If you need to pause longer — like when you want to emphasize how INCREDIBLY long something took to happen — simply use more commas. EXAMPLE: Paul Lim patiently sipped his beer while Howie Dirks,,,,,,,,,, attempted again and again and again and again to close the double one.”

Q: Is Gayle a man’s name or a woman’s name?

A: Technically, it is a kind of wind.

Q: Dayton Strawbridge here. From Chicago. Don’t know nutin’ ’bout that place in Ohio. But check this: it’s a MAN’s name. Dayton’s a TOUGH man’s name. Doubt that and I pop ya in da nose wit a ketchup bottle!”

A: Is there a question in there somewhere, Dayton?

Q: Yea. Some of us be talkin’ the other night ’bout distractions, ya know, after we gots thrown out da bar. One of my boys says: “Like I was tellin’ ya, bro’, as I approached da line, a distraction caught my eye.” So, noticin’ that somethin’ jus’ didn’t sound right, I says: “Yo!!! That there sentence ain’t grammatorically correct.” Can ya backs me up?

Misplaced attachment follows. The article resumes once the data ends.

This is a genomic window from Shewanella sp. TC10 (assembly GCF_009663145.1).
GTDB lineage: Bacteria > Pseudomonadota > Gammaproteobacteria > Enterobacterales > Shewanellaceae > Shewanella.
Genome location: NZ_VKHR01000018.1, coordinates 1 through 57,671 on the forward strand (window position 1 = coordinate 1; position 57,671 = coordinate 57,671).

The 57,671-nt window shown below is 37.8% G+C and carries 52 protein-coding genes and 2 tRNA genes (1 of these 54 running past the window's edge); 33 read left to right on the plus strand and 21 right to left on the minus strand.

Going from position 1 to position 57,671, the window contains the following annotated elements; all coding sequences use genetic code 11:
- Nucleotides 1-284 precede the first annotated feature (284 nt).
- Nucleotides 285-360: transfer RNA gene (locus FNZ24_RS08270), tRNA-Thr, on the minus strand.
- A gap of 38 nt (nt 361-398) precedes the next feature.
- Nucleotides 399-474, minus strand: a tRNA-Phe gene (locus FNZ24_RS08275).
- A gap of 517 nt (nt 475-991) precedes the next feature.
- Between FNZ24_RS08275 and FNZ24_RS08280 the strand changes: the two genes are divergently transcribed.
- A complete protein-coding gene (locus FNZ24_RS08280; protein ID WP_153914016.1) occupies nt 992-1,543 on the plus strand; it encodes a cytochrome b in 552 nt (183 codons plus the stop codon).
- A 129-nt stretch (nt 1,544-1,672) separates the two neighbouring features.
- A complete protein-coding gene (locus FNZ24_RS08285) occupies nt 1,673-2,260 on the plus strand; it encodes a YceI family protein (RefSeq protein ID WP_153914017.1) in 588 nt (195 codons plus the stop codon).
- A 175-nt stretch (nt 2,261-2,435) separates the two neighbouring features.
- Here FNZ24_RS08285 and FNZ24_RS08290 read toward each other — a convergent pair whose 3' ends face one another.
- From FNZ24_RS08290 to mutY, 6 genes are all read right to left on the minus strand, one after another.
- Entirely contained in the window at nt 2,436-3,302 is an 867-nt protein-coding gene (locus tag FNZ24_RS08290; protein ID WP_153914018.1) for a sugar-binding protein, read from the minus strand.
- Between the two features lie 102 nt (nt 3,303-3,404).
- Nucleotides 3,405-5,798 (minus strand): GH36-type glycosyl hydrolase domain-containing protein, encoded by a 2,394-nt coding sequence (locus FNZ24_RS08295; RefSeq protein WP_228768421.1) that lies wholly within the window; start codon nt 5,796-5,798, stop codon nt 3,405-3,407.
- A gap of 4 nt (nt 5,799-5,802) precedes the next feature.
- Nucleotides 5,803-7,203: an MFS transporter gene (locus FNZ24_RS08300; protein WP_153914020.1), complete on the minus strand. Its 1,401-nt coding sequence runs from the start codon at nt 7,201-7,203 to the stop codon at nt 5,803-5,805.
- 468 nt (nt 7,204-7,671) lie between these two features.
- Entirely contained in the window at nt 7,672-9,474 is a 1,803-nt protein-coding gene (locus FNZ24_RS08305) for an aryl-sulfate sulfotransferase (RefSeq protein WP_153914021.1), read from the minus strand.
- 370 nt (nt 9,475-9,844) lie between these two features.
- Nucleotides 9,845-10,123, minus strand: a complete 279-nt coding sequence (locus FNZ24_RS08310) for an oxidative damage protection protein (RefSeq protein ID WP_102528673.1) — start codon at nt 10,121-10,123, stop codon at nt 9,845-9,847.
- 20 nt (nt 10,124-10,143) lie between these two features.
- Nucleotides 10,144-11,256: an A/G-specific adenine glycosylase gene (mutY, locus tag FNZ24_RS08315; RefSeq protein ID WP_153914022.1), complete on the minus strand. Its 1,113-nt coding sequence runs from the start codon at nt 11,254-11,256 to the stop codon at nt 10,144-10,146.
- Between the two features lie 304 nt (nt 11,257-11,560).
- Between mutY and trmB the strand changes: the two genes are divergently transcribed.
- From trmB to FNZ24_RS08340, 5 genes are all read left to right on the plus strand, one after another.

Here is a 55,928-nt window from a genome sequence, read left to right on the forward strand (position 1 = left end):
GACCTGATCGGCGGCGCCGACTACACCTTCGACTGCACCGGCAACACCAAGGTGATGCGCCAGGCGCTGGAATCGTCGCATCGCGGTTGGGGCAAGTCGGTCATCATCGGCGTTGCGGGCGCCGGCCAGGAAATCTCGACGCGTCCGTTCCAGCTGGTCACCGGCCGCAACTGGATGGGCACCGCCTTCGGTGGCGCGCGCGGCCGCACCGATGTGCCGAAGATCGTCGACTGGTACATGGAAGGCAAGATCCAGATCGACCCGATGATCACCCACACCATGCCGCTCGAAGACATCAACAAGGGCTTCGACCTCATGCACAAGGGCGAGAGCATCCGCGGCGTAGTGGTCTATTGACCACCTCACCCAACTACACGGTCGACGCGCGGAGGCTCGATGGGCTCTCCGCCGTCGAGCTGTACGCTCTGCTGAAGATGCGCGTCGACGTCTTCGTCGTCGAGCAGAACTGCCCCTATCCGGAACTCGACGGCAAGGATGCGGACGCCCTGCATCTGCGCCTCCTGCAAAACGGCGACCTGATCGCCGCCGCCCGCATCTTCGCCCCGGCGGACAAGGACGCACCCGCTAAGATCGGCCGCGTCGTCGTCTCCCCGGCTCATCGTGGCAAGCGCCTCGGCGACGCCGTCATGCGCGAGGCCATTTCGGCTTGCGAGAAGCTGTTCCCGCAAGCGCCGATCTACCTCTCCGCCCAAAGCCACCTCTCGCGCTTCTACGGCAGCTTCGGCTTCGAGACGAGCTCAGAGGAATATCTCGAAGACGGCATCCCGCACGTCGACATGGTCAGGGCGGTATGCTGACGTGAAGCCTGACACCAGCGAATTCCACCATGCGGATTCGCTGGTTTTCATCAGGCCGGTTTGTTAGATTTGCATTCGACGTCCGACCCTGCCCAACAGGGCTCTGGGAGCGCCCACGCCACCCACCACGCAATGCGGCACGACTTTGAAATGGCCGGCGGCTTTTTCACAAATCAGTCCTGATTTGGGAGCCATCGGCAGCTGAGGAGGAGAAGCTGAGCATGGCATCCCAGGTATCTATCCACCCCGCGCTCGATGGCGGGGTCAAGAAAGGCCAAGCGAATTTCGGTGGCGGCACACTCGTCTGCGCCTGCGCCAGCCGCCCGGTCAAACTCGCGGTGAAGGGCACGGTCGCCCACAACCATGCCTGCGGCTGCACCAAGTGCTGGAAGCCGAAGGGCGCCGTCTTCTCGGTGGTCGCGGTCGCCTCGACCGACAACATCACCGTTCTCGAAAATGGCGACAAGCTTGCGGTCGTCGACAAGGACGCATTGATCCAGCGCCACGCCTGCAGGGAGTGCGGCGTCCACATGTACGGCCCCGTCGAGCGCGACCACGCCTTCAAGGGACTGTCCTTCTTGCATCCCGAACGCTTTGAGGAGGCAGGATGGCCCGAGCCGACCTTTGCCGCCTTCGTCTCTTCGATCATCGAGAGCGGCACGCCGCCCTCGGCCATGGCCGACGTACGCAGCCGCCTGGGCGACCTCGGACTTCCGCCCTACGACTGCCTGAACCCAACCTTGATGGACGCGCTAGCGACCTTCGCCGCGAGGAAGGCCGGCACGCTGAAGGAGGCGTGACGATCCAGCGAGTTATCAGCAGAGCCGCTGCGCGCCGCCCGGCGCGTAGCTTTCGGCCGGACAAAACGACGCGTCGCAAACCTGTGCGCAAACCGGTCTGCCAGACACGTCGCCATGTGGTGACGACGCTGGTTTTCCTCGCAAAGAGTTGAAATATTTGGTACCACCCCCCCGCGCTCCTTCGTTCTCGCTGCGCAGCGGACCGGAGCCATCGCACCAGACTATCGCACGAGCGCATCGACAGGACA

A: You are absolutely correct, Dayton. What you have there is an example of using the fractile pentameter tense when following a first person combustion impregnator. The sentence should be re-written as follows: “As I approached the line, a distraction with hellacious hooters caught my eye, so I forfeited the game and poured a Budweiser down her shirt. I think that’s why they booted us from the joint.”

Q: My name is Tommy Stewart. My buddies tell me I have the gift of gab. I’m thinking I might like to become a famous darts commentator like that nice British fellow, Sid Waddell. So, what I need to know is: when’s it dart and when’s it darts, when’s it triple and when’s it treble and when’s it hockey and when’s it oche?